ISSUE #18 - June 4, 2017
This issue talks about critical reasoning and tester mindset.
Why testing isn’t boring:
How to test (critique? question? complain about?) software specifications by checking for the “7 deadly sins” (possibly 8). A blast from the past, as the original paper by Bertrand Meyer came out in 1985. As covered by The Morning Paper:
How to ask good questions about software. The first post is just really good, while the second one targets testers specifically.
What can go wrong with empirical evaluations, i.e. how thinking can lead us astray. The sins of reasoning include: ignorance, inappropriateness, inconsistency; and sins of exposition: inscrutability and irreproducibility. Watch out for these as a tester.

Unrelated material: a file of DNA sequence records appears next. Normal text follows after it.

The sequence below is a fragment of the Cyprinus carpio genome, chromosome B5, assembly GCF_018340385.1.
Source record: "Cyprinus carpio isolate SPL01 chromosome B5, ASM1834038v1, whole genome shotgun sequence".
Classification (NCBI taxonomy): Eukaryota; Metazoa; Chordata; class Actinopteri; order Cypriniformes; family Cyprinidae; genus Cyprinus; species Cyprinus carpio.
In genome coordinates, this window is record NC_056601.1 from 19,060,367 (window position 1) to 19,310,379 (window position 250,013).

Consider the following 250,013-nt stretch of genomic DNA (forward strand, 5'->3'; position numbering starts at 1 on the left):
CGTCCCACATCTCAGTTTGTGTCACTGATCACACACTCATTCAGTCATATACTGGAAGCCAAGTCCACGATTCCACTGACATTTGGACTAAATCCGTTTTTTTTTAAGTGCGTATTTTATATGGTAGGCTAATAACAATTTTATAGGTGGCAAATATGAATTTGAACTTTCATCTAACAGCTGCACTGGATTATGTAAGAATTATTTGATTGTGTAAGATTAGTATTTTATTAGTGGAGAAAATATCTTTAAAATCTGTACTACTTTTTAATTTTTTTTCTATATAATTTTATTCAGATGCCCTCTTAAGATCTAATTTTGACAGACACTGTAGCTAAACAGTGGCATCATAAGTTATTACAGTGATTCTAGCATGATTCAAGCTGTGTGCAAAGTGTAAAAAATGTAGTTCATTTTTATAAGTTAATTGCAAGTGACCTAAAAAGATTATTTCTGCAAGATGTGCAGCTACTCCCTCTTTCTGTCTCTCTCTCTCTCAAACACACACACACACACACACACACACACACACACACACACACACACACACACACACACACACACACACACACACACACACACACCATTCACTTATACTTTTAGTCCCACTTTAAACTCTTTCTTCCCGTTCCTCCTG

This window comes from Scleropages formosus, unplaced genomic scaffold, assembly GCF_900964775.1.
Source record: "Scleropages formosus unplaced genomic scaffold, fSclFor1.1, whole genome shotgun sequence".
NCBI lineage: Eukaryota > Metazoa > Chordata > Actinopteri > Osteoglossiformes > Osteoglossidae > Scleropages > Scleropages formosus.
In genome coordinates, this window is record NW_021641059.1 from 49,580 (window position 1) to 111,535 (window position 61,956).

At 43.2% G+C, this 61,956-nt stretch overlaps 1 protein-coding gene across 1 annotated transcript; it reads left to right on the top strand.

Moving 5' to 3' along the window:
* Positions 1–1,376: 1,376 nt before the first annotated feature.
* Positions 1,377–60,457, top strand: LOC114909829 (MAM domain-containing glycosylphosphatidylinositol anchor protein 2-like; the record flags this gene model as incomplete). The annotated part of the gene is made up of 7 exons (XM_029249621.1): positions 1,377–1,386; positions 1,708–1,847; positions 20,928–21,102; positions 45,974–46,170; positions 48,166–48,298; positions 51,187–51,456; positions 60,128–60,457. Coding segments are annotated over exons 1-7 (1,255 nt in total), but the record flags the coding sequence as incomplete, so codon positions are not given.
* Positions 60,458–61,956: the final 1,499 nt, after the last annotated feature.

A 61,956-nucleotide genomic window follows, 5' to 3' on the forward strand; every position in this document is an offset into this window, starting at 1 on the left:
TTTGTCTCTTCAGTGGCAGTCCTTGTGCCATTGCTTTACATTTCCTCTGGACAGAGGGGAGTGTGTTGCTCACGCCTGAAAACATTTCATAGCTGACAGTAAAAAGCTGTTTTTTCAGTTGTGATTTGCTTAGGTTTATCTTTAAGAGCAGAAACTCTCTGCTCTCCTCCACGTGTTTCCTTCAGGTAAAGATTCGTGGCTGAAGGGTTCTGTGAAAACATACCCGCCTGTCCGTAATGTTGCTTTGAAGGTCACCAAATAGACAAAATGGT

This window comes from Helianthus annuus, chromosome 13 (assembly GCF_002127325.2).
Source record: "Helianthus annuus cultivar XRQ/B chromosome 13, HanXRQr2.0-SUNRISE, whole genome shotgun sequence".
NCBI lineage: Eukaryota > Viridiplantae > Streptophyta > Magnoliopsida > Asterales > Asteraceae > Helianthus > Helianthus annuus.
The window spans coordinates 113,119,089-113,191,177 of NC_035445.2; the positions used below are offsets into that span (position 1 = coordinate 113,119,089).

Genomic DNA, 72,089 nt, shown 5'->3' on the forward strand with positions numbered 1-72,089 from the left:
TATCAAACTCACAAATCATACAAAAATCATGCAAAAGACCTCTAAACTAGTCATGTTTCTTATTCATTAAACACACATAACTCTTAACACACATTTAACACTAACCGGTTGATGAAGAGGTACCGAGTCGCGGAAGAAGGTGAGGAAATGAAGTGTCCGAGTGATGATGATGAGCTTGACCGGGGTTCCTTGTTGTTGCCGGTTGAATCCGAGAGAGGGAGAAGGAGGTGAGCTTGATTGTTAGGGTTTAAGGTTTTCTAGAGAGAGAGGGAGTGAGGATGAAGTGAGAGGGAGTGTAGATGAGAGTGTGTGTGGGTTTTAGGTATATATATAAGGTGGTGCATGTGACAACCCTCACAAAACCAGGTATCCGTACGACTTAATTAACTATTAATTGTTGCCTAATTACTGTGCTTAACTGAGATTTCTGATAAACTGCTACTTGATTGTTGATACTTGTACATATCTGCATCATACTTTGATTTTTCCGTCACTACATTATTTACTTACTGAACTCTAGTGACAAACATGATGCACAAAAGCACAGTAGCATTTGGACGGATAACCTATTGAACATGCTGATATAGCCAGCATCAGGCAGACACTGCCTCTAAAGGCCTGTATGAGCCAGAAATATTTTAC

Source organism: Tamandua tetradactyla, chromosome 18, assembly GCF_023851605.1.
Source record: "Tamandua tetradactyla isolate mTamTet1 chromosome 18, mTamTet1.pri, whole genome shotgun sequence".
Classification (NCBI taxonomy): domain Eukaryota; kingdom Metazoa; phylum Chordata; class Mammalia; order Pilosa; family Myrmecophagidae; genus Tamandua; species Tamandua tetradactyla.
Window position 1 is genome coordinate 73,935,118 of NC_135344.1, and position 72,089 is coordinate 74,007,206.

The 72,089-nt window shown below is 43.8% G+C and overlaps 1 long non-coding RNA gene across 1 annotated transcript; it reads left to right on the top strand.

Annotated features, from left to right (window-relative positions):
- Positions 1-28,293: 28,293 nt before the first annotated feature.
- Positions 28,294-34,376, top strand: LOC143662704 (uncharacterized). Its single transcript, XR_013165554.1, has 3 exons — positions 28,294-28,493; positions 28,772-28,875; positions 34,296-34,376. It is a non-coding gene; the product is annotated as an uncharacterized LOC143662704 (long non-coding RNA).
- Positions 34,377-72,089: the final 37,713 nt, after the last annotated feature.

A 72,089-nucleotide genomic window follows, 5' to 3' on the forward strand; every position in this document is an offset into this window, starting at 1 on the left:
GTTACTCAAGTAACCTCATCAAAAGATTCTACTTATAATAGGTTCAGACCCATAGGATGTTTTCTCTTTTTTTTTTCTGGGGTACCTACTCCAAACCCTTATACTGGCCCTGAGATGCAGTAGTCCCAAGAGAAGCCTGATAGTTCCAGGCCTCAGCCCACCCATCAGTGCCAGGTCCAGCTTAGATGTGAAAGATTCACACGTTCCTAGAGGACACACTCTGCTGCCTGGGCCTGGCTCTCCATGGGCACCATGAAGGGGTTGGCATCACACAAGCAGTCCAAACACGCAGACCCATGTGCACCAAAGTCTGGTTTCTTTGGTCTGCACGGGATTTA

Checklist for starting as a tester on a new project that helps to organize thinking about the new space. Comes with accompanying discussion from testing community:
This post looks at developer mindset and lessons testers can extract from it:
Classic testing mistakes, listed back in 1997 - goodness, that’s 20 years ago! Yet the only slightly dated part is on automation, all the other tenets still apply. Short listing is at the end of the post and includes the role of testing; planning; staffing; tester work habits; automation and code coverage.
Hilarious book that explains the history behind everything that works wrong in Unix (and a few things that work right), quoting emails from the 90s. The UNIX-HATERS Handbook:
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